Bentley is refreshing. Their ultra-luxe, mega-horsepower sleds, favored rides of autocrats, royalty and rap tycoons, are such a specialized product that the Craftsmen of Crewe can pretty much reduce their whole climate-change/fuel-scarcity strategy to a question of customer relations. I promised I'd read the white paper on global warming etc. the company handed out at their New York Auto Show press conference yesterday—also available on Bentley's website—and now I have. Dry? To be sure. Wonky? Yep. But on the heels of the company's announcement at the Geneva Motor Show that it's going to seriously cut CO2 output by 2012, worth checking out.
Some of the highlights:
Life Is Better With Wheels: "It is...clear that mobility is becoming a fundamental component in perceptions of today's quality of life."
Bentleys Are Irrational: "As a luxury performance brand, the reasons for purchasing a Bentley are based on a more emotional than rational need for transportation."
Emergency!: "As this document makes clear, the world is facing a potential crisis over climate change and access to energy."
Upshot is that Bentley is putting its money, it heaping piles of money, behind FlexFuel. But not really first generation biofuels, which because they are derived from crops that people need for food has caused, as the report points out, riots. They are basically endorsing second-generation biofuels, made from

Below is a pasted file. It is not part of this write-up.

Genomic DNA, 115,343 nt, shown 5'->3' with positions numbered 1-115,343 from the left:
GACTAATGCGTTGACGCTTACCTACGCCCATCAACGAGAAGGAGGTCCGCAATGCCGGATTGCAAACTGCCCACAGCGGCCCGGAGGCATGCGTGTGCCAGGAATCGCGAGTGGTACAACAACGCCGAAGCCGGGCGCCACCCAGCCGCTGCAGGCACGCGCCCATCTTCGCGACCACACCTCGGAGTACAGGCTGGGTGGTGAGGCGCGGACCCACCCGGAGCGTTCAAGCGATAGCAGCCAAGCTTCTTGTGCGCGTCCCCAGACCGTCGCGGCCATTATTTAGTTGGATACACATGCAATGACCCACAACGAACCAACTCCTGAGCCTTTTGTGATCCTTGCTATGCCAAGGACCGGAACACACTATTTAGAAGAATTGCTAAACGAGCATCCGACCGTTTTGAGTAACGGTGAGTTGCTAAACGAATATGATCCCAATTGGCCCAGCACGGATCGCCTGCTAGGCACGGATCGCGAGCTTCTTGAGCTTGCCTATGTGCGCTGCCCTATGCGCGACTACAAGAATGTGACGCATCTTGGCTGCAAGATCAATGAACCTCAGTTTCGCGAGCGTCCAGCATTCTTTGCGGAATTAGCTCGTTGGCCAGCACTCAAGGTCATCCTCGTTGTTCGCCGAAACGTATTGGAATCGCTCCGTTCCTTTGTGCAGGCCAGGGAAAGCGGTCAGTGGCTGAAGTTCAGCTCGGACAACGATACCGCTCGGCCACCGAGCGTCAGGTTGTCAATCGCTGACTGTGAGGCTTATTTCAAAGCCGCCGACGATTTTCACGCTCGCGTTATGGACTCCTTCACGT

heaps of decomposing filth waste products. Later, the situation will get completely kick-ass, when we brew up all our biofuels from farmed ocean algae, and also drive FlexFuel Bentleys in a future in which their is no sickness or war and we all live to be 317.
But you know what? We approve of this high-ground-taking on Bentley's part. Leadership! Even if they persistently remind us that emissions generated by Bentleys amount to the equivalent of "two cans of Cola in an Olympic sized swimming pool"—in other words, not very dang much, when compared to other carmakers. Of course, that's a bit of a bogus claim when you consider that Bentley might not even exist were it not for the global auto industry.